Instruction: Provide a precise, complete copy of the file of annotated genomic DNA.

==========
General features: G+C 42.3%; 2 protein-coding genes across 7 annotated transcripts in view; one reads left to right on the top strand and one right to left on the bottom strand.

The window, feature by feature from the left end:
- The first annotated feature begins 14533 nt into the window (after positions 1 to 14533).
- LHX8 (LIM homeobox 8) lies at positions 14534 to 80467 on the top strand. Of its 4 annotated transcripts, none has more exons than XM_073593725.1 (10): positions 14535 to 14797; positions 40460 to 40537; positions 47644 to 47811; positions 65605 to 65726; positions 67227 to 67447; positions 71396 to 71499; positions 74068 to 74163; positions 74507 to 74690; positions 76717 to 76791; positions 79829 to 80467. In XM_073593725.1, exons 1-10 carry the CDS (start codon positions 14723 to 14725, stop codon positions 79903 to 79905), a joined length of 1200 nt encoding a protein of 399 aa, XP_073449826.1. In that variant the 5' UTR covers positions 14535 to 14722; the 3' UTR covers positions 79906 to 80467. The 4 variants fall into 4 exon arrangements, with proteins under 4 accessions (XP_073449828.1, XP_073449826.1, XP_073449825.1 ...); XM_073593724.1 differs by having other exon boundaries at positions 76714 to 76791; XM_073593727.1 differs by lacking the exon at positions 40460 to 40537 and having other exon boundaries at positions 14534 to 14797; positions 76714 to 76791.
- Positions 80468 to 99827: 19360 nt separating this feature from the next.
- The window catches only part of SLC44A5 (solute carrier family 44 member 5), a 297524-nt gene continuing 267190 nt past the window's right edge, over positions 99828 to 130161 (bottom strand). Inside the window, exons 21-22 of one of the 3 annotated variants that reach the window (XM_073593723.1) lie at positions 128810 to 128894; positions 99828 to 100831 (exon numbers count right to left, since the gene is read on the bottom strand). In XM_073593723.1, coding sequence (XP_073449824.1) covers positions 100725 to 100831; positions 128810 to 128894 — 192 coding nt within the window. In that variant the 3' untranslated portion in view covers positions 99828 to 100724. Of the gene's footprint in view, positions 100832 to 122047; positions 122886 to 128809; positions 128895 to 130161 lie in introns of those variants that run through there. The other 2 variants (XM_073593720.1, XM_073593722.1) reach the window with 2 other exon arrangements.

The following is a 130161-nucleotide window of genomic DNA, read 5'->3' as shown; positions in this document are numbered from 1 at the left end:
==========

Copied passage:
General features: G+C 42.3%; 2 protein-coding genes across 7 annotated transcripts in view; one reads left to right on the top strand and one right to left on the bottom strand.

The window, feature by feature from the left end:
- The first annotated feature begins 14533 nt into the window (after positions 1 to 14533).
- LHX8 (LIM homeobox 8) lies at positions 14534 to 80467 on the top strand. Of its 4 annotated transcripts, none has more exons than XM_073593725.1 (10): positions 14535 to 14797; positions 40460 to 40537; positions 47644 to 47811; positions 65605 to 65726; positions 67227 to 67447; positions 71396 to 71499; positions 74068 to 74163; positions 74507 to 74690; positions 76717 to 76791; positions 79829 to 80467. In XM_073593725.1, exons 1-10 carry the CDS (start codon positions 14723 to 14725, stop codon positions 79903 to 79905), a joined length of 1200 nt encoding a protein of 399 aa, XP_073449826.1. In that variant the 5' UTR covers positions 14535 to 14722; the 3' UTR covers positions 79906 to 80467. The 4 variants fall into 4 exon arrangements, with proteins under 4 accessions (XP_073449828.1, XP_073449826.1, XP_073449825.1 ...); XM_073593724.1 differs by having other exon boundaries at positions 76714 to 76791; XM_073593727.1 differs by lacking the exon at positions 40460 to 40537 and having other exon boundaries at positions 14534 to 14797; positions 76714 to 76791.
- Positions 80468 to 99827: 19360 nt separating this feature from the next.
- The window catches only part of SLC44A5 (solute carrier family 44 member 5), a 297524-nt gene continuing 267190 nt past the window's right edge, over positions 99828 to 130161 (bottom strand). Inside the window, exons 21-22 of one of the 3 annotated variants that reach the window (XM_073593723.1) lie at positions 128810 to 128894; positions 99828 to 100831 (exon numbers count right to left, since the gene is read on the bottom strand). In XM_073593723.1, coding sequence (XP_073449824.1) covers positions 100725 to 100831; positions 128810 to 128894 — 192 coding nt within the window. In that variant the 3' untranslated portion in view covers positions 99828 to 100724. Of the gene's footprint in view, positions 100832 to 122047; positions 122886 to 128809; positions 128895 to 130161 lie in introns of those variants that run through there. The other 2 variants (XM_073593720.1, XM_073593722.1) reach the window with 2 other exon arrangements.

The following is a 130161-nucleotide window of genomic DNA, read 5'->3' as shown; positions in this document are numbered from 1 at the left end: